The zebrafish (Danio rerio) is an important vertebrate model organism. One of the most readily observable phenotypes in the zebrafish is its distinctive pigmentation patterning, which, in wild-type adults, appears as alternating dark and light longitudinal stripes.
Scientists at Berkeley Lab have developed a new technique to image every pigment cell of a whole zebrafish in 3D.
Melanin is a natural skin pigment. But studying melanin directly with a conventional microscope is challenging. Hence, scientists turned to X-ray imaging, which can pass through optically opaque matter like melanin.
Scientists performed imaging on two sets of zebrafish samples – one with the normal pigmentation associated with the zebrafish’s characteristic black stripes and another from a mutant zebrafish line with lighter stripes called golden.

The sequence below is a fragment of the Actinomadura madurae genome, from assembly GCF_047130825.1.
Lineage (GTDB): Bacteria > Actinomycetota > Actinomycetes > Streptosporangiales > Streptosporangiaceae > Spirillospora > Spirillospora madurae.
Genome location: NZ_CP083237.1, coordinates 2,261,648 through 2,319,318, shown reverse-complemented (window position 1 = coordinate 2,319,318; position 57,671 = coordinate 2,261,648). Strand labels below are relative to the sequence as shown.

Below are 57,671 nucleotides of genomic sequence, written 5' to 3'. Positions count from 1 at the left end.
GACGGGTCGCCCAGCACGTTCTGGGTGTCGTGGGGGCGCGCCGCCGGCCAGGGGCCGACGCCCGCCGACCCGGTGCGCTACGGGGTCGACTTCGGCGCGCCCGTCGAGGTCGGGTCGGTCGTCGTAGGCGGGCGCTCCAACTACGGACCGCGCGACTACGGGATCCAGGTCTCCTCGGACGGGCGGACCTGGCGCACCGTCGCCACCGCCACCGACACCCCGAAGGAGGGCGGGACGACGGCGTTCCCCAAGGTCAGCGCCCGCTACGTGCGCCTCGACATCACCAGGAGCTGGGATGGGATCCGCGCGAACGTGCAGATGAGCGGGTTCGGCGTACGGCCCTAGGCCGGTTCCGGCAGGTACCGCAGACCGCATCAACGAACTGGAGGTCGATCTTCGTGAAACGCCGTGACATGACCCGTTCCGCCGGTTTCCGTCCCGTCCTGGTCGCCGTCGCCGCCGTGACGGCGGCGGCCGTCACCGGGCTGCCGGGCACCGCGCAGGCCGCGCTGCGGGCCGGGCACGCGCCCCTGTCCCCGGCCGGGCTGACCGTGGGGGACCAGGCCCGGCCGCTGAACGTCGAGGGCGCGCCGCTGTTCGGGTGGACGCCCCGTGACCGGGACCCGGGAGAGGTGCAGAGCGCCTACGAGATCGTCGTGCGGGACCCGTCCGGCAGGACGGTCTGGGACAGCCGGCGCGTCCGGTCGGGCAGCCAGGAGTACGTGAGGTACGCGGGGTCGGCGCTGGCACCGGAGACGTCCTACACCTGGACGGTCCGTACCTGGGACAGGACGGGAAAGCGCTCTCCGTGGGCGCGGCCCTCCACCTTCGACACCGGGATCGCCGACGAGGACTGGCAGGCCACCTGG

They then visualized the melanin by using a newly developed staining technique. The technique binds to the pigment and blocks X-rays.
Using the ALS and an X-ray detector system, scientists visualized every melanocyte – a cell containing melanin – of whole wild-type and golden zebrafish larvae about 1.5 mm long. They then used the micro-computed tomography (micro-CT) technique to map the cells in 3D.
The technique combines the new detector system with high X-ray flux from the ALS. Doing so, they achieved a resolution that is 2,000-fold higher than conventional CT.
Scientists noted, “The silver-staining technique could be used to learn more about the 3D architecture of melanoma tumors and potentially guide treatment decisions.”
- Spencer R Katz et al. Whole-organism 3D quantitative characterization of zebrafish melanin by silver deposition micro-CT. DOI: 10.7554/eLife.68920